Alas, the demonization of the journal and of Mr. Sciabarra's work has only contributed, it would seem, to increased sales for both. In the process, the exposure that the journal has given to its contributors continues to stimulate substantive and rigorous debate in a nonpartisan setting.
Our doors remain ... aJAR... open to all those "sincerely concerned with Objectivism," whether they be orthodox advocates, revisionists, or intelligent critics - as long as the treatment of Rand's work is accorded the intellectual respect it deserves.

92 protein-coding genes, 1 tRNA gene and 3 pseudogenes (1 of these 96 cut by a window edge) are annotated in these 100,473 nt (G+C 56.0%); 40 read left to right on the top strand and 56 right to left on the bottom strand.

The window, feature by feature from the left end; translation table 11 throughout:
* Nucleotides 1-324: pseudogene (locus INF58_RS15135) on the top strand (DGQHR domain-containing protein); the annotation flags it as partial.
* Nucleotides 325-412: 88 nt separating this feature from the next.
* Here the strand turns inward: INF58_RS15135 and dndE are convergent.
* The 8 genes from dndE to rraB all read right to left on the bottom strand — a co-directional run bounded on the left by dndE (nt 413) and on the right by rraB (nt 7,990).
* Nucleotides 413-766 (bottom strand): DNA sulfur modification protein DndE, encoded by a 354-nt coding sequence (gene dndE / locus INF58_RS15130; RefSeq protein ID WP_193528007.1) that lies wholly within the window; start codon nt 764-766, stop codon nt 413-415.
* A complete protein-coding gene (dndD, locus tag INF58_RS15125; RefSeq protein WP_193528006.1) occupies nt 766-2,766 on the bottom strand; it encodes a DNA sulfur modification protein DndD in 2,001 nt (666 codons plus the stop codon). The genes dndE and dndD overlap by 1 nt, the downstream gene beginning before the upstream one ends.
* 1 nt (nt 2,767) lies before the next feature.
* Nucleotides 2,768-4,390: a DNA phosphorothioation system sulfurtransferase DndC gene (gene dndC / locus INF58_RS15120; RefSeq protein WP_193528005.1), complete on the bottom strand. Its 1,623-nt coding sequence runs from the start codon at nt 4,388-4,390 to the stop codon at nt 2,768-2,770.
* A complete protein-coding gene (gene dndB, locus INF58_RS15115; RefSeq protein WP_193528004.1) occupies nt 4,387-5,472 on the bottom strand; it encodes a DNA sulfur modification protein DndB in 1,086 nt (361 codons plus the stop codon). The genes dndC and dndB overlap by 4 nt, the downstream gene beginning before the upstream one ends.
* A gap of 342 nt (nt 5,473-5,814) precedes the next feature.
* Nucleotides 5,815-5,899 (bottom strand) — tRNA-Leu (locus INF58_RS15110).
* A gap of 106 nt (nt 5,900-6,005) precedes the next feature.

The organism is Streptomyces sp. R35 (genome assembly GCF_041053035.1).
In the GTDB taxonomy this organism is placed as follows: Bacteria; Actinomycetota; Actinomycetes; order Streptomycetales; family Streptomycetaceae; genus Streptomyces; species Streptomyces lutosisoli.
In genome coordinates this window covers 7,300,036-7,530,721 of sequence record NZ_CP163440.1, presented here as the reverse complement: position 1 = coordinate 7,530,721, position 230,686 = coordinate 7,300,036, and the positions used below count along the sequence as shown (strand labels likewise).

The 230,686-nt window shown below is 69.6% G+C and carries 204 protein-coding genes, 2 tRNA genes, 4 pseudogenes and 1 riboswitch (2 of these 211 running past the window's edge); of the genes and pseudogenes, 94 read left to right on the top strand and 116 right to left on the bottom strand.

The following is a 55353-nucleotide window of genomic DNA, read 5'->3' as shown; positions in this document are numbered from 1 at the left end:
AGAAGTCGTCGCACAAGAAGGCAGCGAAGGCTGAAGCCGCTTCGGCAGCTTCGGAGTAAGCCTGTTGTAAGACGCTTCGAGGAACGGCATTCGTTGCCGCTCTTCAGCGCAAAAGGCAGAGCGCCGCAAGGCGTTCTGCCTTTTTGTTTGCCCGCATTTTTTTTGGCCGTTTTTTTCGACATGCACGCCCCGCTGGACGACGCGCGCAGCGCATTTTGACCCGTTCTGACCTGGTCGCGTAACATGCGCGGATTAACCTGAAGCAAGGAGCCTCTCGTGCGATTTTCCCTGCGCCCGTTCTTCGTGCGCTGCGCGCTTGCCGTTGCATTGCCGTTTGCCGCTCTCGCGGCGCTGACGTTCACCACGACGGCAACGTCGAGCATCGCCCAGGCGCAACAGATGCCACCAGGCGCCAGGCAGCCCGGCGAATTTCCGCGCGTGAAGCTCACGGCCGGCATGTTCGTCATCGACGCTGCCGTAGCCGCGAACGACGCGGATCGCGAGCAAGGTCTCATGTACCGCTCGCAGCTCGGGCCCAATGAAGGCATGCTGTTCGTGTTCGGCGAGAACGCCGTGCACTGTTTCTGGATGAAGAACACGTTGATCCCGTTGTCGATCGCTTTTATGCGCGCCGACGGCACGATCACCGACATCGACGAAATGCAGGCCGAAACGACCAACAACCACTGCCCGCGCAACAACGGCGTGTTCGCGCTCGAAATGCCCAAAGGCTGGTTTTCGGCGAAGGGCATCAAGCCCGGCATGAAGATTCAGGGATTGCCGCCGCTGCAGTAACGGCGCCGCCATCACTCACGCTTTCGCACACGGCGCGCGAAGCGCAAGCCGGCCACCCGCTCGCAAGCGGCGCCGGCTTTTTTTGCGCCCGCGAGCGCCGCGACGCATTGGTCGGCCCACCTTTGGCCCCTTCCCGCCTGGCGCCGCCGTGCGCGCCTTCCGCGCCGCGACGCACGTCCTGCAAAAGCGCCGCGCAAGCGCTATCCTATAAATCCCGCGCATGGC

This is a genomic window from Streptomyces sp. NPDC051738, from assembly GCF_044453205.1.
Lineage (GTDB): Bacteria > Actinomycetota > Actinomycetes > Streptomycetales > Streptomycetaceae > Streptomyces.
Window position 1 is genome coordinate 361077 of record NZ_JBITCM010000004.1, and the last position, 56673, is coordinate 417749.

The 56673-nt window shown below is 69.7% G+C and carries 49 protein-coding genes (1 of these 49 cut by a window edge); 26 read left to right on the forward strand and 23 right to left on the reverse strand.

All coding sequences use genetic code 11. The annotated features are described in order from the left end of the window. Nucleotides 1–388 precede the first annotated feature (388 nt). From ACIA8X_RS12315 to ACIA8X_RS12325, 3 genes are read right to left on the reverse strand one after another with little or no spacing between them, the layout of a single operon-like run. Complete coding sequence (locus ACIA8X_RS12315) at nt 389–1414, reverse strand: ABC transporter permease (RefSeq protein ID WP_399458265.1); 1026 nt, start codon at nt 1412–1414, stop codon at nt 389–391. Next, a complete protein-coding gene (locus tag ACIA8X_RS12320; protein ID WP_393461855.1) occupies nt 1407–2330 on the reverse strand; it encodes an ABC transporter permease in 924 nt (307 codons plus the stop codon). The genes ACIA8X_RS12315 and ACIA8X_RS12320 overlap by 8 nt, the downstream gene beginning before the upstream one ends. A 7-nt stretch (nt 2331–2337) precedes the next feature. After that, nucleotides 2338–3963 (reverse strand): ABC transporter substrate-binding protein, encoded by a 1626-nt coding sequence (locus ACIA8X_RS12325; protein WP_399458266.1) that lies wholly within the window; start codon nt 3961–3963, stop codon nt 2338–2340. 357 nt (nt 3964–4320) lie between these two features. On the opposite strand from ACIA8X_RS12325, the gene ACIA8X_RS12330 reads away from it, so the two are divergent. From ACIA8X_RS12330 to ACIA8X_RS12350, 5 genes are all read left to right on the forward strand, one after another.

This article expresses the viewpoints of its author; it is not an "official" statement issued by The Journal of Ayn Rand Studies. Information on content and submissions is available at the journal's website: http://www.aynrandstudies.com.